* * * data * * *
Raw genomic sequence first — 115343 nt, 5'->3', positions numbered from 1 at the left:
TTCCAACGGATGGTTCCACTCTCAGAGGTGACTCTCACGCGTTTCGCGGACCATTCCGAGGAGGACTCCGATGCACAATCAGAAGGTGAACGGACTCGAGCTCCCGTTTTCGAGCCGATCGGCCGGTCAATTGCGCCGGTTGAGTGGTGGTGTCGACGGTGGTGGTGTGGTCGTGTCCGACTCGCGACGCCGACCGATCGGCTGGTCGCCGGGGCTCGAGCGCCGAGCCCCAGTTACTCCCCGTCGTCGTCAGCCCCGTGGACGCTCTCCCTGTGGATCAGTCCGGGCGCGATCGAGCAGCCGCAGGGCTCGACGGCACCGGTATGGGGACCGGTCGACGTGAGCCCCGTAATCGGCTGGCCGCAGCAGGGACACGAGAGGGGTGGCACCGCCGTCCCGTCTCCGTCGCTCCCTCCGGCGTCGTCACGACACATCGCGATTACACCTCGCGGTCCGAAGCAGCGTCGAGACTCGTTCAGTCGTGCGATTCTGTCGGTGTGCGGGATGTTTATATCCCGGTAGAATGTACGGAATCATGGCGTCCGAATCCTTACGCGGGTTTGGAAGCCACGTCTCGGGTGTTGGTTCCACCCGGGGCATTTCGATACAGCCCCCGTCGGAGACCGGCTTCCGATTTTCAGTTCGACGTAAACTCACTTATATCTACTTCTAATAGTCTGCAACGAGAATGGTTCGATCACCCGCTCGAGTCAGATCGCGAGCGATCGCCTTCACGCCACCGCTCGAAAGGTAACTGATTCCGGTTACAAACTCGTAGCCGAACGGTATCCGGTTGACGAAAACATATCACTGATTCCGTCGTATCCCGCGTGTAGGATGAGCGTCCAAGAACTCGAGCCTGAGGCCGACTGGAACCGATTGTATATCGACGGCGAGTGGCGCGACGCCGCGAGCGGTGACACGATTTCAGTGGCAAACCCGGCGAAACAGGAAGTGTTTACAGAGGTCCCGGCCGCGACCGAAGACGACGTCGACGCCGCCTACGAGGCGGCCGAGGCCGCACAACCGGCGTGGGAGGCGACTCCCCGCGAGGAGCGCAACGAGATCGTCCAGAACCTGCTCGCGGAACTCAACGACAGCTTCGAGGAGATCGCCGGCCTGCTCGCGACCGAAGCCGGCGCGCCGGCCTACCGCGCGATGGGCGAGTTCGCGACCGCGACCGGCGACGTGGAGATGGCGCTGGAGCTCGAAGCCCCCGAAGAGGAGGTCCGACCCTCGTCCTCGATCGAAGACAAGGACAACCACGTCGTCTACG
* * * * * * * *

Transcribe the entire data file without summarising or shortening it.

Raw genomic sequence first — 115343 nt, 5'->3', positions numbered from 1 at the left:
TTCCAACGGATGGTTCCACTCTCAGAGGTGACTCTCACGCGTTTCGCGGACCATTCCGAGGAGGACTCCGATGCACAATCAGAAGGTGAACGGACTCGAGCTCCCGTTTTCGAGCCGATCGGCCGGTCAATTGCGCCGGTTGAGTGGTGGTGTCGACGGTGGTGGTGTGGTCGTGTCCGACTCGCGACGCCGACCGATCGGCTGGTCGCCGGGGCTCGAGCGCCGAGCCCCAGTTACTCCCCGTCGTCGTCAGCCCCGTGGACGCTCTCCCTGTGGATCAGTCCGGGCGCGATCGAGCAGCCGCAGGGCTCGACGGCACCGGTATGGGGACCGGTCGACGTGAGCCCCGTAATCGGCTGGCCGCAGCAGGGACACGAGAGGGGTGGCACCGCCGTCCCGTCTCCGTCGCTCCCTCCGGCGTCGTCACGACACATCGCGATTACACCTCGCGGTCCGAAGCAGCGTCGAGACTCGTTCAGTCGTGCGATTCTGTCGGTGTGCGGGATGTTTATATCCCGGTAGAATGTACGGAATCATGGCGTCCGAATCCTTACGCGGGTTTGGAAGCCACGTCTCGGGTGTTGGTTCCACCCGGGGCATTTCGATACAGCCCCCGTCGGAGACCGGCTTCCGATTTTCAGTTCGACGTAAACTCACTTATATCTACTTCTAATAGTCTGCAACGAGAATGGTTCGATCACCCGCTCGAGTCAGATCGCGAGCGATCGCCTTCACGCCACCGCTCGAAAGGTAACTGATTCCGGTTACAAACTCGTAGCCGAACGGTATCCGGTTGACGAAAACATATCACTGATTCCGTCGTATCCCGCGTGTAGGATGAGCGTCCAAGAACTCGAGCCTGAGGCCGACTGGAACCGATTGTATATCGACGGCGAGTGGCGCGACGCCGCGAGCGGTGACACGATTTCAGTGGCAAACCCGGCGAAACAGGAAGTGTTTACAGAGGTCCCGGCCGCGACCGAAGACGACGTCGACGCCGCCTACGAGGCGGCCGAGGCCGCACAACCGGCGTGGGAGGCGACTCCCCGCGAGGAGCGCAACGAGATCGTCCAGAACCTGCTCGCGGAACTCAACGACAGCTTCGAGGAGATCGCCGGCCTGCTCGCGACCGAAGCCGGCGCGCCGGCCTACCGCGCGATGGGCGAGTTCGCGACCGCGACCGGCGACGTGGAGATGGCGCTGGAGCTCGAAGCCCCCGAAGAGGAGGTCCGACCCTCGTCCTCGATCGAAGACAAGGACAACCACGTCGTCTACG